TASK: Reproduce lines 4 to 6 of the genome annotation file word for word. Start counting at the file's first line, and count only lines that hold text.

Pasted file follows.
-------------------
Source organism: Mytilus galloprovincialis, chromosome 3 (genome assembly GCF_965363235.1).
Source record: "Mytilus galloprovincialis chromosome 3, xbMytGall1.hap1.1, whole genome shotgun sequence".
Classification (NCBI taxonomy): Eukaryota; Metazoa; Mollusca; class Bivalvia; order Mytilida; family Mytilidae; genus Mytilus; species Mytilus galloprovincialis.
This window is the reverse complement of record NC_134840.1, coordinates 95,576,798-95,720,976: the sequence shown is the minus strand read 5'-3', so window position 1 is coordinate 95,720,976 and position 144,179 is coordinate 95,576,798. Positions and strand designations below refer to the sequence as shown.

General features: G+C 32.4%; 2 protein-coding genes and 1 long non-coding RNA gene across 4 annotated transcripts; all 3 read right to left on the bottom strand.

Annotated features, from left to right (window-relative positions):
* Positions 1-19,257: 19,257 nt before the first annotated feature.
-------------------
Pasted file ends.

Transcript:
This window is the reverse complement of record NC_134840.1, coordinates 95,576,798-95,720,976: the sequence shown is the minus strand read 5'-3', so window position 1 is coordinate 95,720,976 and position 144,179 is coordinate 95,576,798. Positions and strand designations below refer to the sequence as shown.

General features: G+C 32.4%; 2 protein-coding genes and 1 long non-coding RNA gene across 4 annotated transcripts; all 3 read right to left on the bottom strand.

Annotated features, from left to right (window-relative positions):